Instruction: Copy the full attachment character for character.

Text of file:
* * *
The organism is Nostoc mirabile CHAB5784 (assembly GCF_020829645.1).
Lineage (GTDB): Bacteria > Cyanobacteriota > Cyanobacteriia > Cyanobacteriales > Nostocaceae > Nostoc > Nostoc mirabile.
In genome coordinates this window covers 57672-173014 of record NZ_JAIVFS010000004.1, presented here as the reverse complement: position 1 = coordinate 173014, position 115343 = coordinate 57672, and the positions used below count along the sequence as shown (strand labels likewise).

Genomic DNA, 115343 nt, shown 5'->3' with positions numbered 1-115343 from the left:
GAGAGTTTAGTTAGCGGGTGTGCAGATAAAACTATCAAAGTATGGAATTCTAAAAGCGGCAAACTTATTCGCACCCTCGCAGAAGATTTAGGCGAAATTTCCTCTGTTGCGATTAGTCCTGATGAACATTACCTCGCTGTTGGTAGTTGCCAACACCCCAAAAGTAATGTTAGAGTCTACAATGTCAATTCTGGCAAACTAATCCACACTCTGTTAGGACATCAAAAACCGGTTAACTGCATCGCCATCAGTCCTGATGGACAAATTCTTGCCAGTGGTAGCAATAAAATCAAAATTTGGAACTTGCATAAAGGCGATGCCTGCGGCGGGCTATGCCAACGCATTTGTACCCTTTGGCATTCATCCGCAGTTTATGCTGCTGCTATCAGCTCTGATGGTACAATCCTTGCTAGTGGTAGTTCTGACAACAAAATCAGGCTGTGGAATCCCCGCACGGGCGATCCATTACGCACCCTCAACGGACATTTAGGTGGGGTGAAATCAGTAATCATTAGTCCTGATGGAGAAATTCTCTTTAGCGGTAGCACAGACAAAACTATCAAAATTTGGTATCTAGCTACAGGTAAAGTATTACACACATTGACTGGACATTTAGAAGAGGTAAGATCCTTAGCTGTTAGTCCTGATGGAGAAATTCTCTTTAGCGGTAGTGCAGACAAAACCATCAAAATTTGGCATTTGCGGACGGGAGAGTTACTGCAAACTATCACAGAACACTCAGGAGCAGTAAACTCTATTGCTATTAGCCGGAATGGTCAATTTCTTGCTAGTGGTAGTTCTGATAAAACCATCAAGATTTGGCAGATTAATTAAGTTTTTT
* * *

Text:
The organism is Nostoc mirabile CHAB5784 (assembly GCF_020829645.1).
Lineage (GTDB): Bacteria > Cyanobacteriota > Cyanobacteriia > Cyanobacteriales > Nostocaceae > Nostoc > Nostoc mirabile.
In genome coordinates this window covers 57672-173014 of record NZ_JAIVFS010000004.1, presented here as the reverse complement: position 1 = coordinate 173014, position 115343 = coordinate 57672, and the positions used below count along the sequence as shown (strand labels likewise).

Genomic DNA, 115343 nt, shown 5'->3' with positions numbered 1-115343 from the left:
GAGAGTTTAGTTAGCGGGTGTGCAGATAAAACTATCAAAGTATGGAATTCTAAAAGCGGCAAACTTATTCGCACCCTCGCAGAAGATTTAGGCGAAATTTCCTCTGTTGCGATTAGTCCTGATGAACATTACCTCGCTGTTGGTAGTTGCCAACACCCCAAAAGTAATGTTAGAGTCTACAATGTCAATTCTGGCAAACTAATCCACACTCTGTTAGGACATCAAAAACCGGTTAACTGCATCGCCATCAGTCCTGATGGACAAATTCTTGCCAGTGGTAGCAATAAAATCAAAATTTGGAACTTGCATAAAGGCGATGCCTGCGGCGGGCTATGCCAACGCATTTGTACCCTTTGGCATTCATCCGCAGTTTATGCTGCTGCTATCAGCTCTGATGGTACAATCCTTGCTAGTGGTAGTTCTGACAACAAAATCAGGCTGTGGAATCCCCGCACGGGCGATCCATTACGCACCCTCAACGGACATTTAGGTGGGGTGAAATCAGTAATCATTAGTCCTGATGGAGAAATTCTCTTTAGCGGTAGCACAGACAAAACTATCAAAATTTGGTATCTAGCTACAGGTAAAGTATTACACACATTGACTGGACATTTAGAAGAGGTAAGATCCTTAGCTGTTAGTCCTGATGGAGAAATTCTCTTTAGCGGTAGTGCAGACAAAACCATCAAAATTTGGCATTTGCGGACGGGAGAGTTACTGCAAACTATCACAGAACACTCAGGAGCAGTAAACTCTATTGCTATTAGCCGGAATGGTCAATTTCTTGCTAGTGGTAGTTCTGATAAAACCATCAAGATTTGGCAGATTAATTAAGTTTTTT